The German artist Käthe Kollwitz (1867-1945) was a printmaker who used her art to advocate against social injustice, war, and inhumanity. Her name is among those taken by the feminist activist artists known as Guerrilla Girls to expose gender and ethnic bias and corruption in politics, the arts, and pop culture.
More than 100 works created by Kollwitz were part of the foundation of the permanent collection of art at the William Benton Museum of Art donated by Walter Landauer, a professor of animal genetics at UConn and a German expatriate who exclusively collected the artist’s lithographs, woodcuts, and drawings. The Benton’s permanent collection also includes the 89-piece “Guerrilla Girls Portfolio Compleat (1985-2012).”
The Benton’s current exhibition, “Käthe Kollwitz Activism Through Art,” explores the relationship between Kollwitz’s art and her activism, with stark woodcut prints depicting themes of war, poverty, and suffering.
“Her work was used in leaflets, postcards, and posters throughout her career, but especially during the 1920s, when she became more politically active,” says Amanda Douberley, assistant curator and academic liaison at The Benton. “At the height of her fame, the artist lent her instantly recognizable style to support a range of progressive causes, including anti-war demonstrations and also international aid efforts.”
Kollwitz, who was married to a physician, used her two sons along with the working class women and children who visited her husband’s clinic as subjects for her artwork, which addressed issues in German politics and history. She created works about the 1844 oppression of Silesian weavers, the 16th century German Peasants’ War, and World War I, when one of the casualties was her son, Peter. She also made many self-portraits.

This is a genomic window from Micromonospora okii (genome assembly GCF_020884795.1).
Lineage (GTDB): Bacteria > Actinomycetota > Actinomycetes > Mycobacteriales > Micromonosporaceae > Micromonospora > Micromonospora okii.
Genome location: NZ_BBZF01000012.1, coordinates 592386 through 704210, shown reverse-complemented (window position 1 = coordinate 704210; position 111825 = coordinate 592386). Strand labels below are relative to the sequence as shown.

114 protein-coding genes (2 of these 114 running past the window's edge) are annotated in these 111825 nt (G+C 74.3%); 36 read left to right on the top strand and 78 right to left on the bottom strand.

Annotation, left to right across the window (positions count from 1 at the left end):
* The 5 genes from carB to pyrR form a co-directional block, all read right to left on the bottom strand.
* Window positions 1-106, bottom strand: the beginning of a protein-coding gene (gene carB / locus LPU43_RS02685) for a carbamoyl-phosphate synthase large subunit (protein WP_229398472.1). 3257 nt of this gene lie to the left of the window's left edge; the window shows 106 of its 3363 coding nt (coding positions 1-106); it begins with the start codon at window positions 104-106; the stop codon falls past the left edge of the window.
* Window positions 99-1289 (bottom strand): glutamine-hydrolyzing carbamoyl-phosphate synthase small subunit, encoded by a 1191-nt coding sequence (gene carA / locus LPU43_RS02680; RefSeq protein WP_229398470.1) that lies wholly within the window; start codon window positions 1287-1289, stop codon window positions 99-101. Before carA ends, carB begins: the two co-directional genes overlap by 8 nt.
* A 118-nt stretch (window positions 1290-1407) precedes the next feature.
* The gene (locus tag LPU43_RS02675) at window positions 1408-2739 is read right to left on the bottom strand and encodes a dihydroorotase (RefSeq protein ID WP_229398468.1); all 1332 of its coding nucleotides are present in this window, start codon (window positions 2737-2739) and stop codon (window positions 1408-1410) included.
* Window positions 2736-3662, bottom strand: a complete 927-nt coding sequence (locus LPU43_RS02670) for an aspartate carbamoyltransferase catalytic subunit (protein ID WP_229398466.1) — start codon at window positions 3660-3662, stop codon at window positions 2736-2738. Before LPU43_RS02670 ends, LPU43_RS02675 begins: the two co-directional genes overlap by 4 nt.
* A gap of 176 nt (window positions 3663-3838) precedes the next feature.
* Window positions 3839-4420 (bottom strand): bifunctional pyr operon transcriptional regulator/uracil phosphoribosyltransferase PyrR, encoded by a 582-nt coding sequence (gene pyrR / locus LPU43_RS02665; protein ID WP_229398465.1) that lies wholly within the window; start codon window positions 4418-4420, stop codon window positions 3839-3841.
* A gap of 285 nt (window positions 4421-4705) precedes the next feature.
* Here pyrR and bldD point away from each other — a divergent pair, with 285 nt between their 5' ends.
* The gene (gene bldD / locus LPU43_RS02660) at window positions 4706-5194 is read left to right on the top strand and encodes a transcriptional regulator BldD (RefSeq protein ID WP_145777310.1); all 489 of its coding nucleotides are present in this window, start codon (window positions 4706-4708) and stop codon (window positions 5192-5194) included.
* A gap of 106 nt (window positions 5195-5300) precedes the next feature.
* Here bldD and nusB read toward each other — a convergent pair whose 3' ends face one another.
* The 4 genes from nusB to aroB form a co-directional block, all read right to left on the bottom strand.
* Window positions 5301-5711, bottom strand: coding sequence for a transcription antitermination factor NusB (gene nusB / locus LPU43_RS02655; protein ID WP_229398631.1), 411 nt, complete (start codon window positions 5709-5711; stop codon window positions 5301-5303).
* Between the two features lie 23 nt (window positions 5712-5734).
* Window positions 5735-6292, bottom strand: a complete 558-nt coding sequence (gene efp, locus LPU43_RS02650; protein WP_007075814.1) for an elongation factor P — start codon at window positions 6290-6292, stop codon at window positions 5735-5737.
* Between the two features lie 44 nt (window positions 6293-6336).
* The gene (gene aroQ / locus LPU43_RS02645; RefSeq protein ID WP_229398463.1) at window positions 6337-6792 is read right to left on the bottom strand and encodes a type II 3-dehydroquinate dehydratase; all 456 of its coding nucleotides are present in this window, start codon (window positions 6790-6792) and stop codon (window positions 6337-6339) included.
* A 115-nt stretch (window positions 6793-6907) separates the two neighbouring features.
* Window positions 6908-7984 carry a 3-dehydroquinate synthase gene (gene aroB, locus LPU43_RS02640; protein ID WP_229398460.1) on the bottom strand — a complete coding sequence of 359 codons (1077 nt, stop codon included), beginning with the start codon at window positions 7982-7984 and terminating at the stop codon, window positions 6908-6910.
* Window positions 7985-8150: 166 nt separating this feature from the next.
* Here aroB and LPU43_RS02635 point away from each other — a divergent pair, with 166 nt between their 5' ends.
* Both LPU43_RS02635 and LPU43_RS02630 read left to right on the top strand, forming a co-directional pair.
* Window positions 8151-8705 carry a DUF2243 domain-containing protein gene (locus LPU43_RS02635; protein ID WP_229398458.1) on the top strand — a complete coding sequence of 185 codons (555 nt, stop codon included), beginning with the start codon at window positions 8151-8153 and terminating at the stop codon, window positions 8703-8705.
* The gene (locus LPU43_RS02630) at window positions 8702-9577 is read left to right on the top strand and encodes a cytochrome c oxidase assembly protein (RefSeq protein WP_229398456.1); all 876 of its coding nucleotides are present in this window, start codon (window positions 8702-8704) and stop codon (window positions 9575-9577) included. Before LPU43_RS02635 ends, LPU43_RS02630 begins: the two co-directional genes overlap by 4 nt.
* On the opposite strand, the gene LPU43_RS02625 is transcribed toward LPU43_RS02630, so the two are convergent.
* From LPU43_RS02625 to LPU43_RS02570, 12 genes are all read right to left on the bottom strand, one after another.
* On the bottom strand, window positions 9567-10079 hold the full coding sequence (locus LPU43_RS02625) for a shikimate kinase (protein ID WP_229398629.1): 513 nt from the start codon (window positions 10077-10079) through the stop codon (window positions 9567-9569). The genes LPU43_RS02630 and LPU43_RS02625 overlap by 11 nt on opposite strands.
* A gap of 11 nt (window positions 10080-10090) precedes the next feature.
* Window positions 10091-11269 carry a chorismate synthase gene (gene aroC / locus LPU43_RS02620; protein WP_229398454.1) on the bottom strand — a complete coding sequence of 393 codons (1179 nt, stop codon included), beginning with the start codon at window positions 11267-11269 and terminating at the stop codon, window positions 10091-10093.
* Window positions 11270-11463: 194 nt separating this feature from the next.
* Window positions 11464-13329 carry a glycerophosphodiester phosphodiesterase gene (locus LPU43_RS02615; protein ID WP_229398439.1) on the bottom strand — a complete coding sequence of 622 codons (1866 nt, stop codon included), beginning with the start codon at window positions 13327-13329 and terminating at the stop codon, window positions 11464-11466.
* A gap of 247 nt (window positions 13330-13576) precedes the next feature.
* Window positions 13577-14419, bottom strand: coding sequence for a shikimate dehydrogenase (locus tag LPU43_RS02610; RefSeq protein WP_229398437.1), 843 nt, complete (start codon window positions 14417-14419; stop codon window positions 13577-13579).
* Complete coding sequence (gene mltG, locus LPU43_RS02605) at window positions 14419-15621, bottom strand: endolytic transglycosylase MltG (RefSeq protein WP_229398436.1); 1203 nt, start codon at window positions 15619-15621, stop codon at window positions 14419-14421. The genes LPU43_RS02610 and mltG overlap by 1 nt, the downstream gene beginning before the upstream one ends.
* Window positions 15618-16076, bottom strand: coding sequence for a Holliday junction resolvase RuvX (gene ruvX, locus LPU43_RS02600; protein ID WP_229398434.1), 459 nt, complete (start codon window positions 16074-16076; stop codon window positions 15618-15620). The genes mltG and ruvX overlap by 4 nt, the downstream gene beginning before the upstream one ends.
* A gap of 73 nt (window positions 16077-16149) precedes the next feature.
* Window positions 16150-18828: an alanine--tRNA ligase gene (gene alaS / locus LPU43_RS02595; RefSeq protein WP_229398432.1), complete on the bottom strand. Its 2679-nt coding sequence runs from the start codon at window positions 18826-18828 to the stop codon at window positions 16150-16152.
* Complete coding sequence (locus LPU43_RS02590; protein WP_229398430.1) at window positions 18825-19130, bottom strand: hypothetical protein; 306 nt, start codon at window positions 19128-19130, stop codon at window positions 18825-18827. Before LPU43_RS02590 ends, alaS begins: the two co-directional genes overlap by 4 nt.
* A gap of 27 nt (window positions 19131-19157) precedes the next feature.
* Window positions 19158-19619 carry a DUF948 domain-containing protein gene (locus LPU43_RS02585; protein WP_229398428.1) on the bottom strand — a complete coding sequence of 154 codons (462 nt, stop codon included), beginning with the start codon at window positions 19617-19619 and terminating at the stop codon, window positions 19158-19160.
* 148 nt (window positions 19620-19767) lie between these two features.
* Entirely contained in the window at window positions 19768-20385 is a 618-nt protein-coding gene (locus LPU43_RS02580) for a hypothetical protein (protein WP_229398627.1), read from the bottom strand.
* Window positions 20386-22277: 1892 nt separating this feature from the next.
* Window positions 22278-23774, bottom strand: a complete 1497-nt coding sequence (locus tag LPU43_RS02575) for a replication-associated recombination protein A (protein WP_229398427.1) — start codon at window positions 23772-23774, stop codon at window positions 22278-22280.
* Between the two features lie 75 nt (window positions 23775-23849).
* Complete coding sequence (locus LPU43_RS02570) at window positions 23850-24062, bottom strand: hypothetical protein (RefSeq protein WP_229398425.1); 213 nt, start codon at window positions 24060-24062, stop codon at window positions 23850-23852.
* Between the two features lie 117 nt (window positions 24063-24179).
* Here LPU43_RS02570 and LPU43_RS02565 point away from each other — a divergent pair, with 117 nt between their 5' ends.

“The self-portraits are really notable for how unflinchingly honest they are and for almost never showing her as looking particularly happy,” Douberley says. “She looks very serious.”
Douberley notes that Kollwitz once wrote that, “It is my duty to voice the sufferings of men, the never ending sufferings heaped mountain high. This is my task, but it is not an easy one.”
Douberley says the museum’s adjustments due to the pandemic presented an opportunity to present a solo exhibition of Kollwitz’s work, which had not occurred since 2007.
“We have this fantastic collection of her art, thanks to Dr. Landauer’s generosity, and it felt like a great moment to share it,” she says. “Not only because it’s such a highlight from the Benton’s collection, but also because of the way that her work might resonate for people in our contemporary moment, the kinds of issues that Kollwitz was addressing, and her political engagement. She seemed like a good choice.”
“Käthe Kollwitz: Activism Through Art” continues through April 10 at the William Benton Museum of Art. Due to the pandemic, hours are Wednesday-Friday from 10 a.m. to 4 p.m. and Saturday from 1 to 4 p.m.